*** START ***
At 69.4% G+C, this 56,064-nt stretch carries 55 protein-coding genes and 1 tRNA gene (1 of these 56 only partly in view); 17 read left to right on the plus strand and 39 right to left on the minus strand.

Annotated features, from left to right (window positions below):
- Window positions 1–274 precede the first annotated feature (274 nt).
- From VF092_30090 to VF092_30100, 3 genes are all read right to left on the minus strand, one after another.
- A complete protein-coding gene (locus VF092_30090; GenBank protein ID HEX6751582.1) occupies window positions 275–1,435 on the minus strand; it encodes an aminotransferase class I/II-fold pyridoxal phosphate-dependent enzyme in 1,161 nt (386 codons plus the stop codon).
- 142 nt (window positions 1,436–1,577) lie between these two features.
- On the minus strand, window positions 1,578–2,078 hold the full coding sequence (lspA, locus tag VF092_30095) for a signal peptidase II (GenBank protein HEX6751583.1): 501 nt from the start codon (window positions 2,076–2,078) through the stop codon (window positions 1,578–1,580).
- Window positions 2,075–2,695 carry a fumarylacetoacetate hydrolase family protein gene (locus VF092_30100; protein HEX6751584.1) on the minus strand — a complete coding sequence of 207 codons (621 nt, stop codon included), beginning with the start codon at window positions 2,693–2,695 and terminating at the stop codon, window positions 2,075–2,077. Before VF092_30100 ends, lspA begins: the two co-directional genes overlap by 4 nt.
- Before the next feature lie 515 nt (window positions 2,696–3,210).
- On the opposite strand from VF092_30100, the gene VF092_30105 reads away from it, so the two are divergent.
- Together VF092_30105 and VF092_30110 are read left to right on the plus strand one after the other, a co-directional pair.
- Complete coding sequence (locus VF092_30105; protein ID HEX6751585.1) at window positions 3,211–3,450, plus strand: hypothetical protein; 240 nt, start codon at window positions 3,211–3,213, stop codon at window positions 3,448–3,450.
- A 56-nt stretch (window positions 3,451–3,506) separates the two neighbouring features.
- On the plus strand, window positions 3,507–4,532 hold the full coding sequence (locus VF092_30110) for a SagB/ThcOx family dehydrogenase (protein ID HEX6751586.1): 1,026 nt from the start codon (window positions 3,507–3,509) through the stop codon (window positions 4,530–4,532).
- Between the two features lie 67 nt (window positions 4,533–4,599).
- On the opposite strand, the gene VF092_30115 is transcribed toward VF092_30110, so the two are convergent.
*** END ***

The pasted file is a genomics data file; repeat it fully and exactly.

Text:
At 69.4% G+C, this 56,064-nt stretch carries 55 protein-coding genes and 1 tRNA gene (1 of these 56 only partly in view); 17 read left to right on the plus strand and 39 right to left on the minus strand.

Annotated features, from left to right (window positions below):
- Window positions 1–274 precede the first annotated feature (274 nt).
- From VF092_30090 to VF092_30100, 3 genes are all read right to left on the minus strand, one after another.
- A complete protein-coding gene (locus VF092_30090; GenBank protein ID HEX6751582.1) occupies window positions 275–1,435 on the minus strand; it encodes an aminotransferase class I/II-fold pyridoxal phosphate-dependent enzyme in 1,161 nt (386 codons plus the stop codon).
- 142 nt (window positions 1,436–1,577) lie between these two features.
- On the minus strand, window positions 1,578–2,078 hold the full coding sequence (lspA, locus tag VF092_30095) for a signal peptidase II (GenBank protein HEX6751583.1): 501 nt from the start codon (window positions 2,076–2,078) through the stop codon (window positions 1,578–1,580).
- Window positions 2,075–2,695 carry a fumarylacetoacetate hydrolase family protein gene (locus VF092_30100; protein HEX6751584.1) on the minus strand — a complete coding sequence of 207 codons (621 nt, stop codon included), beginning with the start codon at window positions 2,693–2,695 and terminating at the stop codon, window positions 2,075–2,077. Before VF092_30100 ends, lspA begins: the two co-directional genes overlap by 4 nt.
- Before the next feature lie 515 nt (window positions 2,696–3,210).
- On the opposite strand from VF092_30100, the gene VF092_30105 reads away from it, so the two are divergent.
- Together VF092_30105 and VF092_30110 are read left to right on the plus strand one after the other, a co-directional pair.
- Complete coding sequence (locus VF092_30105; protein ID HEX6751585.1) at window positions 3,211–3,450, plus strand: hypothetical protein; 240 nt, start codon at window positions 3,211–3,213, stop codon at window positions 3,448–3,450.
- A 56-nt stretch (window positions 3,451–3,506) separates the two neighbouring features.
- On the plus strand, window positions 3,507–4,532 hold the full coding sequence (locus VF092_30110) for a SagB/ThcOx family dehydrogenase (protein ID HEX6751586.1): 1,026 nt from the start codon (window positions 3,507–3,509) through the stop codon (window positions 4,530–4,532).
- Between the two features lie 67 nt (window positions 4,533–4,599).
- On the opposite strand, the gene VF092_30115 is transcribed toward VF092_30110, so the two are convergent.